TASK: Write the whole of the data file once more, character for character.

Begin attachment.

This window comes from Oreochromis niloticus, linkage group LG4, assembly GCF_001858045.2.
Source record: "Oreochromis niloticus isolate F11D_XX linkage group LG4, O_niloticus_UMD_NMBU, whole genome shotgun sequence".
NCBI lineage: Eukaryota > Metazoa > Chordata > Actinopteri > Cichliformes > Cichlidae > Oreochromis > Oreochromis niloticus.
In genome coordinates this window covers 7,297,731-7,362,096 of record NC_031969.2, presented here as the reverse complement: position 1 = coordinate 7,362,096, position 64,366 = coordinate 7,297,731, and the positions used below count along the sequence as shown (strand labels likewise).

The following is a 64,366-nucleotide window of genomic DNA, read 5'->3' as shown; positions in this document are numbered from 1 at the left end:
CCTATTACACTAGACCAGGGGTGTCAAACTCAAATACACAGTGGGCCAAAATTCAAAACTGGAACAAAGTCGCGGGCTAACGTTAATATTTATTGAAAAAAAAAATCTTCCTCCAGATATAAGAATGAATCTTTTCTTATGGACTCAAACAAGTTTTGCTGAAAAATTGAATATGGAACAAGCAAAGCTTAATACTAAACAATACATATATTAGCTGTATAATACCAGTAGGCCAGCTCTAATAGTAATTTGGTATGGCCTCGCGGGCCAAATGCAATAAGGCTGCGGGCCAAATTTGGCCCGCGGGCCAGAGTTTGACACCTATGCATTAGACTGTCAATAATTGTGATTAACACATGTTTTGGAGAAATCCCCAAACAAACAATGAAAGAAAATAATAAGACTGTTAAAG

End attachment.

This window comes from Oreochromis niloticus, linkage group LG4, assembly GCF_001858045.2.
Source record: "Oreochromis niloticus isolate F11D_XX linkage group LG4, O_niloticus_UMD_NMBU, whole genome shotgun sequence".
NCBI lineage: Eukaryota > Metazoa > Chordata > Actinopteri > Cichliformes > Cichlidae > Oreochromis > Oreochromis niloticus.
In genome coordinates this window covers 7,297,731-7,362,096 of record NC_031969.2, presented here as the reverse complement: position 1 = coordinate 7,362,096, position 64,366 = coordinate 7,297,731, and the positions used below count along the sequence as shown (strand labels likewise).

The following is a 64,366-nucleotide window of genomic DNA, read 5'->3' as shown; positions in this document are numbered from 1 at the left end:
CCTATTACACTAGACCAGGGGTGTCAAACTCAAATACACAGTGGGCCAAAATTCAAAACTGGAACAAAGTCGCGGGCTAACGTTAATATTTATTGAAAAAAAAAATCTTCCTCCAGATATAAGAATGAATCTTTTCTTATGGACTCAAACAAGTTTTGCTGAAAAATTGAATATGGAACAAGCAAAGCTTAATACTAAACAATACATATATTAGCTGTATAATACCAGTAGGCCAGCTCTAATAGTAATTTGGTATGGCCTCGCGGGCCAAATGCAATAAGGCTGCGGGCCAAATTTGGCCCGCGGGCCAGAGTTTGACACCTATGCATTAGACTGTCAATAATTGTGATTAACACATGTTTTGGAGAAATCCCCAAACAAACAATGAAAGAAAATAATAAGACTGTTAAAG